When we live the conditioned life then we always know who we are, which is reassuring for us, but all the same ‘who we know ourselves to be’ is the furthest possible thing from who we really are. Our sense of ontological reassurance comes from subscribing to the false identity in other words. Our sense of ontological security comes from believing ourselves to be who or what we’re not, but so too does our greatest pain, our greatest misery, since to adopt a false identity that we cannot see through, that we can’t help obeying in all things, is the ultimate betrayal of everything that really matters to us. It is to turn our back on anything that can ever help us, and immerse ourselves in futile, time-wasting nonsense instead. We flee from the profound and take refuge in the trivial instead. We studiously ignore all that is meaningful to us and immerse ourselves instead in the suffocating bureaucracy of the thought-created world, the thought-created world which is our refuge from fear.



When fear is our master then freedom gets demonised – we fight against it without knowing what we are fighting against. Freedom to us is now a very great danger; it is a very great danger because it allows too much. Freedom is too generous, too big-hearted, too expansive for us; it offers too many possibilities and ‘too many possibilities’ happens to be the very thing that we’re so afraid of. We are fleeing from openness because openness doesn’t allow us any corners to hide in; by denying openness in the way that fear causes us to do we create a ‘corner’ for ourselves and that corner is the deterministic realm that comes into existence when we take the false or conditioned identity as being who we truly are. This false identity (which is forever trapped in a world made out to rules) is our hiding place, it is where we seek refuge from the vastness that we do not ever want to face.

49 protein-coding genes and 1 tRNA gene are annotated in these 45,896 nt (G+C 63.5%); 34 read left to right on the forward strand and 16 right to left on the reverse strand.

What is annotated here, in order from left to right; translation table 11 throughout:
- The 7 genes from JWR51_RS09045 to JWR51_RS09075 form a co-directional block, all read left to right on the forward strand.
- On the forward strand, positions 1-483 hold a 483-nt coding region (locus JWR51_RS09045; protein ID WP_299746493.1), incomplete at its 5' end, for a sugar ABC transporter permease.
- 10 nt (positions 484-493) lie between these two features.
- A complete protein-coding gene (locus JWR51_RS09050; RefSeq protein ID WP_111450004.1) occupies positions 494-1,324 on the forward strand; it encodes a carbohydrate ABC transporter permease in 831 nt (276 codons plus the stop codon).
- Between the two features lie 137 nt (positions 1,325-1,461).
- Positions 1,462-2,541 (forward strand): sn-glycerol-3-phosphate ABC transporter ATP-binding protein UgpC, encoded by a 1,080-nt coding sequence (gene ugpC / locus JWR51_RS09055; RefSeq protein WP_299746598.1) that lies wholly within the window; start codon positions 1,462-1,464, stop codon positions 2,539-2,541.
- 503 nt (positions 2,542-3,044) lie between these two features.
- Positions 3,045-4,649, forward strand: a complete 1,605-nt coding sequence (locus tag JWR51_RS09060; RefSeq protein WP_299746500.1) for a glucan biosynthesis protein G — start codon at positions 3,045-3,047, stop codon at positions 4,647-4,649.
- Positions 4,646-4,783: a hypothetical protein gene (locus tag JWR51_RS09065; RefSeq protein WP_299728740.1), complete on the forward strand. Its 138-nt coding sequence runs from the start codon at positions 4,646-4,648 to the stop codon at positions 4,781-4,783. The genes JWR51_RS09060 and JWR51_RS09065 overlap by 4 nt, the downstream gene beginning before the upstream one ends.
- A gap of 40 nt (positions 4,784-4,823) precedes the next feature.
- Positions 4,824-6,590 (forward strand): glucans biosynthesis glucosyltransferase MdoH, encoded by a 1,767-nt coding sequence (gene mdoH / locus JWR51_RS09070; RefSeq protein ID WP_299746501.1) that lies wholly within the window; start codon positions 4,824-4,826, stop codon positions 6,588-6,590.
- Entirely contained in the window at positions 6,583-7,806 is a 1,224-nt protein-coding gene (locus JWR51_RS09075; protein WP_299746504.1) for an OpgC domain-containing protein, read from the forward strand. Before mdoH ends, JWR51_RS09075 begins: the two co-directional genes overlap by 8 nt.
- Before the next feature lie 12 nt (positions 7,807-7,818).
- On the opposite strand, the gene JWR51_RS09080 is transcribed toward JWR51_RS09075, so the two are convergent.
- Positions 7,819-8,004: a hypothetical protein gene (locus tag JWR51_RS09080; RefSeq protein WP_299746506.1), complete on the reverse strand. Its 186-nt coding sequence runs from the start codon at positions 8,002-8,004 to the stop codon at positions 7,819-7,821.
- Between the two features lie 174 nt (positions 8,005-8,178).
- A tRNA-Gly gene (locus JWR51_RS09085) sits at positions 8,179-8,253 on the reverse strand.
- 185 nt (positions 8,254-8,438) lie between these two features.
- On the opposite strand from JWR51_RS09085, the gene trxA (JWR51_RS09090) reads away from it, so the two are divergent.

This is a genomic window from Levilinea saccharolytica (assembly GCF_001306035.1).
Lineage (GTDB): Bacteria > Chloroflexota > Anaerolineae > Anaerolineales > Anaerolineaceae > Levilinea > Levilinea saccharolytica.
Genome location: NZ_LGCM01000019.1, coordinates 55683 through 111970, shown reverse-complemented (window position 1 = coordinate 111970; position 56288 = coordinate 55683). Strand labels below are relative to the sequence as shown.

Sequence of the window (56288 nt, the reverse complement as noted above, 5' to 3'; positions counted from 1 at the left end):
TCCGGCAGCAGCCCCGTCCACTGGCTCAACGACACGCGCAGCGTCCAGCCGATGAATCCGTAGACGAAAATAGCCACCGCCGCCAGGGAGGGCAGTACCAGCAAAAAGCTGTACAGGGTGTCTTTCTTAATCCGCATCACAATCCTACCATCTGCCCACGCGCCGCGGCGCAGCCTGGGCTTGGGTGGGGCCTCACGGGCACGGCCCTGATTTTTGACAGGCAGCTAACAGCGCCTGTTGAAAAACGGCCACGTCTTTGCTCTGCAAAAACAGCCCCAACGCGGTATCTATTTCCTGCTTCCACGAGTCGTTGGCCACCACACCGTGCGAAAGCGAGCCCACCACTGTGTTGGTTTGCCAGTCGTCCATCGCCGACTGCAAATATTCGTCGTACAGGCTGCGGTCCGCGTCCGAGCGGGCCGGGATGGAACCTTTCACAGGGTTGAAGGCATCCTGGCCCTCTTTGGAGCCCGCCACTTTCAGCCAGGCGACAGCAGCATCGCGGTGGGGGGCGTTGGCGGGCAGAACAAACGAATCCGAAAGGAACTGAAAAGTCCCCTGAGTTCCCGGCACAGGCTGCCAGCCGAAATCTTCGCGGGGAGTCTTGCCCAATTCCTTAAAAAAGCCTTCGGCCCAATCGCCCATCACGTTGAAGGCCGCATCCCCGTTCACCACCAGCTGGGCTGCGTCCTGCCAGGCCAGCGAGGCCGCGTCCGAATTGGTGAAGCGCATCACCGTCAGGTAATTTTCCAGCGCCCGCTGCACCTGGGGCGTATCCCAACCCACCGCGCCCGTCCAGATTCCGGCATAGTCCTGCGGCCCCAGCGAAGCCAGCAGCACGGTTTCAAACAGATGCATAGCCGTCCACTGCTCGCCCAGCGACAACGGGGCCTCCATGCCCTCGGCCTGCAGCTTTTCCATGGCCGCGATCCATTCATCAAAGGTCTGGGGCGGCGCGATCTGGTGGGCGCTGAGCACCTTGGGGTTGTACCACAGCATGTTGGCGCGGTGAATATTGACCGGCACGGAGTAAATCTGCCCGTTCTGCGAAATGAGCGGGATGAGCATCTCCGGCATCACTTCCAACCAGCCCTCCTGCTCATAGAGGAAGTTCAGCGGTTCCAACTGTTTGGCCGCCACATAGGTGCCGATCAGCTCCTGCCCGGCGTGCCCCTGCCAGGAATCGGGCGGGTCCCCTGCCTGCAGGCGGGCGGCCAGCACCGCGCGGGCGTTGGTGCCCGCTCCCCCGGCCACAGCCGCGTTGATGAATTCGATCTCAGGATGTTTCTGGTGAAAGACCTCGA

If all things are unconditionally allowed then there can be no specific things – specific things can only have their existence when all the competing possibilities for that thing have been denied or repressed. Specific (or particular) things have to stand out in relief in order for them to possess the strictly provisional type of existence which is the only form of existence they can have (it is ‘provisional’ because they only seem to be there because of the way in which all other competing possibilities have been inhibited). Revoke the inhibition of the unwanted possibilities and the object in question will be no more, and the truth of the matter is of course that it never was anyway.



In reality there are no things, as Bodhidharma has said; there is only the appearances of things, there is only the illusion of things. When we identify with the particular bundle of traits and reflexes which we call ‘the ego’ then the relativity of our position is invisible to us; it is invisible to us because our outlook is now limited. The only reality we can perceive now is the reality which supports the provisional position that we have taken (or as we could also say, the only reality we can perceive is the reality which is the projection of our provisional viewpoint). If the truth is that there isn’t really any such thing as ‘the ego-construct’, as this ‘concrete and supposedly autonomous self’, then the truth must be our enemy. It’s our enemy because the continued existence of the ego depends upon this awareness being completely repressed. The need to repress or deny the truth (on behalf of an illusion that we have unwisely identified with) is therefore what we call fear. The concrete identity isn’t just created by fear then, it is fear…